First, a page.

While I love this blog, I now pretty much only write on my other two blogs: BirdingBlogs.com and 10,000 Birds - I would love to see you there!

Sunday, 25 May 2008

Finally, the Acrocephalus get here!

I had been monitoring my local patch every few days to see when the Acrocephalus warblers get back. The reed warblers had been singing their little heads off in Lago di Garda at the beginning of May, but alas, they seemed to be taking their sweet time to get here.
Heading down to the pond last Saturday (17 May), I did not here a thing. Well, at least there were no Acrocephalus calling. But the little Tufted Ducks (Reiherente) were looking decidedly gorgeous in the afternoon light. Fieldfares, coots, a couple of reed buntings (Rohrammer) and some Magpies kept me amused but I also tried my hand at getting some diginocked photos of the various creatures. As the evidence clearly demonstrates, I am merely starting out on this whole digiscoping thing. In my defence, I think trying to hold a pair of binoculars steady, get the little camera up to the eyepiece, and follow a moving bird all at the same time is not all that easy.

As the day started to wind down (must have been about 8pm-ish) it happened! One sole reed warbler belted out a song. Ducks forgotten.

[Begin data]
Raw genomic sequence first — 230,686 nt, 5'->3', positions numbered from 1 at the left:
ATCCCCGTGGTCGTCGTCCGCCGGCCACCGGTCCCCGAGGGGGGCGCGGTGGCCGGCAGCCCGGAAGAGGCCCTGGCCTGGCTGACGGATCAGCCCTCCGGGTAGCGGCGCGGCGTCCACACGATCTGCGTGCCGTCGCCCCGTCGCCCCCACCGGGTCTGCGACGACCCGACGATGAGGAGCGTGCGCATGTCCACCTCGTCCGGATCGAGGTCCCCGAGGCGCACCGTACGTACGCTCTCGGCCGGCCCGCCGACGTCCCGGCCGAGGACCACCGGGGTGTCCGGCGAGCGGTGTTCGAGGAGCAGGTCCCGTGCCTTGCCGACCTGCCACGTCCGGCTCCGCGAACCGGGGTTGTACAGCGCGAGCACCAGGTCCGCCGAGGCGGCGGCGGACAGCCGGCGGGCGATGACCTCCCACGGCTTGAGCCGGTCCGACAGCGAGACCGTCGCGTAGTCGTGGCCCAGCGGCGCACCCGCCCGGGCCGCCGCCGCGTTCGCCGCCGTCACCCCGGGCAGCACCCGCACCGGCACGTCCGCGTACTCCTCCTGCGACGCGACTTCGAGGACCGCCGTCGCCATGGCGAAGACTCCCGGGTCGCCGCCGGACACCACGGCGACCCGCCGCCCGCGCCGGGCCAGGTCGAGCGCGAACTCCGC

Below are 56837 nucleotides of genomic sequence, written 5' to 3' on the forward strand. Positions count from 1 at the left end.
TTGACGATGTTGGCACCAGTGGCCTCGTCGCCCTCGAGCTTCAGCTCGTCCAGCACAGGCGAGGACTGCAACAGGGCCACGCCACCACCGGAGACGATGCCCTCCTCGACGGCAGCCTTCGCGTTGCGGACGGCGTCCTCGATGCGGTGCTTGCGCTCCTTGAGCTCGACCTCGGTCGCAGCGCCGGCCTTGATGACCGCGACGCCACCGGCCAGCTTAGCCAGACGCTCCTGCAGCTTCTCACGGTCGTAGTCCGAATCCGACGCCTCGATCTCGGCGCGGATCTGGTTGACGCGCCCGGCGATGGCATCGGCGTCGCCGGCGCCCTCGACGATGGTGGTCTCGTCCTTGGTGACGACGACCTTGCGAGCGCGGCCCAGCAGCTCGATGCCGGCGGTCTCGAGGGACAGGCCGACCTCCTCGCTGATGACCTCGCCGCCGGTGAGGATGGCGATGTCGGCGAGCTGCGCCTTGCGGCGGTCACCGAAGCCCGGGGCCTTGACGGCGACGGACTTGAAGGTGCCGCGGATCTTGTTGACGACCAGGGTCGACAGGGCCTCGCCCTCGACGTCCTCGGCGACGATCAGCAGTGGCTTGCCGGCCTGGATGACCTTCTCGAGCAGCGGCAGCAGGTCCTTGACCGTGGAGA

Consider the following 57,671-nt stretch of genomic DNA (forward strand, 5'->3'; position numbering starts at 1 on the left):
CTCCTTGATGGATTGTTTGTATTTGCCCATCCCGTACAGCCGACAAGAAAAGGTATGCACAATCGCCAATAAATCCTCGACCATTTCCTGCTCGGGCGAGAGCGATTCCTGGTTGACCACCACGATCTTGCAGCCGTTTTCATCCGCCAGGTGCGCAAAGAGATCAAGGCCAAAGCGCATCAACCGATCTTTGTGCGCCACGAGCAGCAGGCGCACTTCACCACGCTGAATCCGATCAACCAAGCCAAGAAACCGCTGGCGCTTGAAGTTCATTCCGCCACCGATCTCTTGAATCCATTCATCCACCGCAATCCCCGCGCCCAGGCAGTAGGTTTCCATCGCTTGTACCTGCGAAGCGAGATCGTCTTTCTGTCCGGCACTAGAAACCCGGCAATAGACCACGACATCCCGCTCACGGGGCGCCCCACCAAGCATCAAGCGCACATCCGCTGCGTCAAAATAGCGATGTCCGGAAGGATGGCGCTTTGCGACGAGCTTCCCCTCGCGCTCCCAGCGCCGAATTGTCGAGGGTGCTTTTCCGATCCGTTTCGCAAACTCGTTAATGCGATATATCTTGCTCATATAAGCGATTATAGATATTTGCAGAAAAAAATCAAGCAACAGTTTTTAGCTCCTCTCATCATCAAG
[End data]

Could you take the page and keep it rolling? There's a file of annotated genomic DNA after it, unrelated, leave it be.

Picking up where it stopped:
But alas, he didn't sing again.

A little later, I found two singing marsh warblers (how they look like the African marsh warblers!) belting out a song to a couple of onlooking moorhens (who were shyly hiding in the dense reeds).

There are evidently people who can tell the reed and marsh warblers apart just by getting a good look at them. I am not one of them. Not even close. I have given up (at this early stage) trying to tell them apart. I just learnt the song. Sooo much easier. Now lots of birders freely give that advice to other – particularly beginner – birders: just learn the calls, lad, it is so much easier. Well, frankly, I suck at memorising calls. I struggle to remember my wife's voice let alone those of the hundreds of European, Central American and southern African birds I have tried to learn.

My response was natural (for a silly bird person). I used my cell phone. When the wife phones, I hear marsh warblers. colleagues=reed warblers, other friends=icterine warbler, etc.

Windows XP now sounds like a veritable forest of competing bird sounds. I am pretty sure it annoys at least some of my colleagues. But frankly, I'll survive ;-)

Happy birding!

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